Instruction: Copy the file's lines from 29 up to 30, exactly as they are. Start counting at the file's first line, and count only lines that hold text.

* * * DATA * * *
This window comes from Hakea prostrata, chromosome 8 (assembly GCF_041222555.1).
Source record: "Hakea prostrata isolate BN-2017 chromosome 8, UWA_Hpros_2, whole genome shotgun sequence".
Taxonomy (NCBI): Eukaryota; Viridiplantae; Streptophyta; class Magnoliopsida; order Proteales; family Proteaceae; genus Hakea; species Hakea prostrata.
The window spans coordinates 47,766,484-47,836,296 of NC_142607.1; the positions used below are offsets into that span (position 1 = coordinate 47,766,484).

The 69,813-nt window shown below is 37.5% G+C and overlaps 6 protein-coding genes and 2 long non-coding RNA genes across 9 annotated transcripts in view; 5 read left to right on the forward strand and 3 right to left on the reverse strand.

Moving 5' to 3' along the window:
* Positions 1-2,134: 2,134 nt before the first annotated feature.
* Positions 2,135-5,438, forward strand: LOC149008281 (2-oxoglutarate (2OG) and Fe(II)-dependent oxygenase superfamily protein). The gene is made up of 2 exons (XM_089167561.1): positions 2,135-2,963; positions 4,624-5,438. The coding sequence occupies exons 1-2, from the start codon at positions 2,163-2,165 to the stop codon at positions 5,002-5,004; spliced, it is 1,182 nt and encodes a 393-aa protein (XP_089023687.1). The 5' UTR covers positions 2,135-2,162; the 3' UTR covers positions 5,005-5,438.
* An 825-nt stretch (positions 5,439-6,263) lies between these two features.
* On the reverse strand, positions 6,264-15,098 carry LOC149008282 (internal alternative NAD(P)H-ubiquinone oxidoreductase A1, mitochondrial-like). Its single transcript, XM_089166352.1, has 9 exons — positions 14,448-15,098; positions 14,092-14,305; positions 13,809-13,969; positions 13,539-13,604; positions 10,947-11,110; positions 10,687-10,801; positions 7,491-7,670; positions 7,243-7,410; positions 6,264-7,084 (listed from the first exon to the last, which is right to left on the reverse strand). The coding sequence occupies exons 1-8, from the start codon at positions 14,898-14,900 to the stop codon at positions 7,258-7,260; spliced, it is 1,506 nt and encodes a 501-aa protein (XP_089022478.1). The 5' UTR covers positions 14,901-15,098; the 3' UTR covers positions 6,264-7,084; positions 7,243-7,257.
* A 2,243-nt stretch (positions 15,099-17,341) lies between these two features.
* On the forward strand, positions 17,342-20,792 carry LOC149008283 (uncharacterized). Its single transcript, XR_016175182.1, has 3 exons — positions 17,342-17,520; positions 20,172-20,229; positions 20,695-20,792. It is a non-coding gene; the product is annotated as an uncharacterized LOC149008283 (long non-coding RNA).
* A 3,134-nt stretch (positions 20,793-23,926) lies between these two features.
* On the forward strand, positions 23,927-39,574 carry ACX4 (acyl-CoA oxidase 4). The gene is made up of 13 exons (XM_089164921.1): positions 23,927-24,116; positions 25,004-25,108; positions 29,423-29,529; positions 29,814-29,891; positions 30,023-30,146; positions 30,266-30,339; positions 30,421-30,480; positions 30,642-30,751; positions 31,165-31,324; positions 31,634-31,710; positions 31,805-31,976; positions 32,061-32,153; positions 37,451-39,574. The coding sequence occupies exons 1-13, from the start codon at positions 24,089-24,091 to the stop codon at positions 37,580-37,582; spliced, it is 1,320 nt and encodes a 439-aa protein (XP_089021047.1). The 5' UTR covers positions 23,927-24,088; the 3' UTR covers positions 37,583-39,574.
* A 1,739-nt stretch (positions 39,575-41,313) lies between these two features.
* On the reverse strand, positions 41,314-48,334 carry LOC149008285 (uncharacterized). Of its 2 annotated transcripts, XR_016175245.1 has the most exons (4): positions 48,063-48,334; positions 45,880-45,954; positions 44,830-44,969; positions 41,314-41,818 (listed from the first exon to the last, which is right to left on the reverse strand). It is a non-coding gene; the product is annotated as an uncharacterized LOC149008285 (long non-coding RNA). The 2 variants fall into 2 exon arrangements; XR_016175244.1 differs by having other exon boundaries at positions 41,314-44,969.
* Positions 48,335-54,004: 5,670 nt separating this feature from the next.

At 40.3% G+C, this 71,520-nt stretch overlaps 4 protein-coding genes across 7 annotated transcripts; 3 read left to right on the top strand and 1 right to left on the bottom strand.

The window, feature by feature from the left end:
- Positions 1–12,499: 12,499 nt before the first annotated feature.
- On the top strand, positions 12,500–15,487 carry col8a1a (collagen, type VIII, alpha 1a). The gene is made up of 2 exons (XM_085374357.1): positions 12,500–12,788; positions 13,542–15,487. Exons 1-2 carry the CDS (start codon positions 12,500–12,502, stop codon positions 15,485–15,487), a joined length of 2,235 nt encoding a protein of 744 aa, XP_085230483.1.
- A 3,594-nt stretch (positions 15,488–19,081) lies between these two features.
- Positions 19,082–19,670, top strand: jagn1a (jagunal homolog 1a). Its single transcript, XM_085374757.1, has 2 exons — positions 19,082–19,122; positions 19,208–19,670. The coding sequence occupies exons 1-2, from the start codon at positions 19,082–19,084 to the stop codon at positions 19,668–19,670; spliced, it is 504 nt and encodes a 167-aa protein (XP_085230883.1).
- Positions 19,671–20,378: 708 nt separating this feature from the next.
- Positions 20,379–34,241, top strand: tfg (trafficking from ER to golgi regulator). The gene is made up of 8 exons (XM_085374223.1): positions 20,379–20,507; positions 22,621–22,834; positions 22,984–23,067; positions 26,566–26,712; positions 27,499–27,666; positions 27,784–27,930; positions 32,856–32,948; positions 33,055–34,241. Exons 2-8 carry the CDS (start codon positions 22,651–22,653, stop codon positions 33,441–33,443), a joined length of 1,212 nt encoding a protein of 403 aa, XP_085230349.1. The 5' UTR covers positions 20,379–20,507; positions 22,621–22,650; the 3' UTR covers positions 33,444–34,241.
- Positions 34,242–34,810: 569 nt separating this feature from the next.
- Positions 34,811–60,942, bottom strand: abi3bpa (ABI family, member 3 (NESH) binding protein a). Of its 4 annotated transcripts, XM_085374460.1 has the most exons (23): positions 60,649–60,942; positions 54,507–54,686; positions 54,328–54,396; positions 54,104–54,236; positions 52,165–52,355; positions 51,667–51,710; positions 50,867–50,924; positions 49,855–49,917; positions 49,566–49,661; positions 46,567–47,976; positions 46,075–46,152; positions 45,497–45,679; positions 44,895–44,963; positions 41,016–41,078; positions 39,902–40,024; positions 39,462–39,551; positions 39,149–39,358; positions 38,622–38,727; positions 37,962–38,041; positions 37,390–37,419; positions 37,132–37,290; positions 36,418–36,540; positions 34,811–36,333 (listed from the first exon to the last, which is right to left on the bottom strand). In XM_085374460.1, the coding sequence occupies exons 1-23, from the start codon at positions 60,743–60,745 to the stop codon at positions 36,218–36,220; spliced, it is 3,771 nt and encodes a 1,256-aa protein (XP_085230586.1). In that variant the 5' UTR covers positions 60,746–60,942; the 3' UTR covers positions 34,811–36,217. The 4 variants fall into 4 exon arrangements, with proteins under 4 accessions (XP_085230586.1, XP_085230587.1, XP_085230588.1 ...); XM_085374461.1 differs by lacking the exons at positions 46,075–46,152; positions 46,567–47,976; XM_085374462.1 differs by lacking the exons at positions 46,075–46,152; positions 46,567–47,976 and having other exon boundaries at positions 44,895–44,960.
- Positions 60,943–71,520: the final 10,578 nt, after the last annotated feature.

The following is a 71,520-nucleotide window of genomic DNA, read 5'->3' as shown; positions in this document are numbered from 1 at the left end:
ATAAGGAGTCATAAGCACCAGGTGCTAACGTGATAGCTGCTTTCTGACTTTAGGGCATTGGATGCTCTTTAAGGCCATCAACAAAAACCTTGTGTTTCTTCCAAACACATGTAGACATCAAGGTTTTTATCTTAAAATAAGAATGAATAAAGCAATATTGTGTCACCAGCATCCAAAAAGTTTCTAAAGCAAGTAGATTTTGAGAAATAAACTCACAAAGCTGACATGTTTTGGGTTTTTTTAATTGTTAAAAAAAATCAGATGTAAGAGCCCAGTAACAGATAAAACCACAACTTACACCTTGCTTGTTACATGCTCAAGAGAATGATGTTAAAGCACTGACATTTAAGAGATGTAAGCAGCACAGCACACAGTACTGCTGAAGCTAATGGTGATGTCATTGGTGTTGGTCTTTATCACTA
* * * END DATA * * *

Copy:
The following is a 71,520-nucleotide window of genomic DNA, read 5'->3' as shown; positions in this document are numbered from 1 at the left end:
ATAAGGAGTCATAAGCACCAGGTGCTAACGTGATAGCTGCTTTCTGACTTTAGGGCATTGGATGCTCTTTAAGGCCATCAACAAAAACCTTGTGTTTCTTCCAAACACATGTAGACATCAAGGTTTTTATCTTAAAATAAGAATGAATAAAGCAATATTGTGTCACCAGCATCCAAAAAGTTTCTAAAGCAAGTAGATTTTGAGAAATAAACTCACAAAGCTGACATGTTTTGGGTTTTTTTAATTGTTAAAAAAAATCAGATGTAAGAGCCCAGTAACAGATAAAACCACAACTTACACCTTGCTTGTTACATGCTCAAGAGAATGATGTTAAAGCACTGACATTTAAGAGATGTAAGCAGCACAGCACACAGTACTGCTGAAGCTAATGGTGATGTCATTGGTGTTGGTCTTTATCACTA